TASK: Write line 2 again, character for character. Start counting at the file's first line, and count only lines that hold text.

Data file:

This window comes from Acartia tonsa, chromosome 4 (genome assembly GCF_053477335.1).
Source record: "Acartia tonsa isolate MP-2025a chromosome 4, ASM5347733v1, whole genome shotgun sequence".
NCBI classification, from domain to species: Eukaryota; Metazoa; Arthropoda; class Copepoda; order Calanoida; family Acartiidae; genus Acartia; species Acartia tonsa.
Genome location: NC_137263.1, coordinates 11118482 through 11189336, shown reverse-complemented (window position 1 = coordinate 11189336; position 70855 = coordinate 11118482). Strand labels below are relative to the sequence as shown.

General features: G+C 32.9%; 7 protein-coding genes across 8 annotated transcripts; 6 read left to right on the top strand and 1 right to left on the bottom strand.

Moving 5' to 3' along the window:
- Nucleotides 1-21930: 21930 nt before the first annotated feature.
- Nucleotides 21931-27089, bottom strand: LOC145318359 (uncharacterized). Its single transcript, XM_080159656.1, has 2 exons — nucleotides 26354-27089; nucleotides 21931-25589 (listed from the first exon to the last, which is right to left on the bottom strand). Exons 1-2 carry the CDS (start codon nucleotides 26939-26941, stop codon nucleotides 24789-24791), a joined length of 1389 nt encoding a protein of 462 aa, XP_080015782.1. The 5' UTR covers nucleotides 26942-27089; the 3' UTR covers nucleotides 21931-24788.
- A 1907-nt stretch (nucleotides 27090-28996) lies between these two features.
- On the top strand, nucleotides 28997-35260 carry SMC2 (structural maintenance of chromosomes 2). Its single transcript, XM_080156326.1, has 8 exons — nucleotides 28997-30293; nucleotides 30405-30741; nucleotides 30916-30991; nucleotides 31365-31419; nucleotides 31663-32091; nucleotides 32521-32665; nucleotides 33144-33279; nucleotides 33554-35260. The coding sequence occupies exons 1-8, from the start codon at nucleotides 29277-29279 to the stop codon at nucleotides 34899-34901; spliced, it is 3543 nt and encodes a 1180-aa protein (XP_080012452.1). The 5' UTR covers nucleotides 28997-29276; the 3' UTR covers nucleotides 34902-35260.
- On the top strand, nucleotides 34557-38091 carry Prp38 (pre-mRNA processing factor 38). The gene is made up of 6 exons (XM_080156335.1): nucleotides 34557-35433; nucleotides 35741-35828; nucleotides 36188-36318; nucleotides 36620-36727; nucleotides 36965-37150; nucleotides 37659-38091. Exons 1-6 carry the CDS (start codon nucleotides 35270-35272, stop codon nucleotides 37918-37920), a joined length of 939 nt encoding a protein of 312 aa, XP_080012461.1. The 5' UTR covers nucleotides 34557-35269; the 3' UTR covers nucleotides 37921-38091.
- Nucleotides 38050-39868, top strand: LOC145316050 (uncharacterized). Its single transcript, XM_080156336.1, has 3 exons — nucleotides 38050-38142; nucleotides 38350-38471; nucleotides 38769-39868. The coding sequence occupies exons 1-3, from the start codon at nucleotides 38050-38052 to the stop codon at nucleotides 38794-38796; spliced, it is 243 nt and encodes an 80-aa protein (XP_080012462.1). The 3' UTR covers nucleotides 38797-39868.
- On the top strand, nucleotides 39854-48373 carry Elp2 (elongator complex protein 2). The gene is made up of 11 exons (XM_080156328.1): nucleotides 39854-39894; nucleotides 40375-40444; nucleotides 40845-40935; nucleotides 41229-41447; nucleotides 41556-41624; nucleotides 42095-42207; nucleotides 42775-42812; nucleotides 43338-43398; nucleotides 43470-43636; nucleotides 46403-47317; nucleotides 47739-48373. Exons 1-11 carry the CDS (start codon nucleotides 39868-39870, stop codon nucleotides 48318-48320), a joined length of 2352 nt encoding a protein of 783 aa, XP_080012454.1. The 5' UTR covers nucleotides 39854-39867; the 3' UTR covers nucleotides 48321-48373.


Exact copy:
Source record: "Acartia tonsa isolate MP-2025a chromosome 4, ASM5347733v1, whole genome shotgun sequence".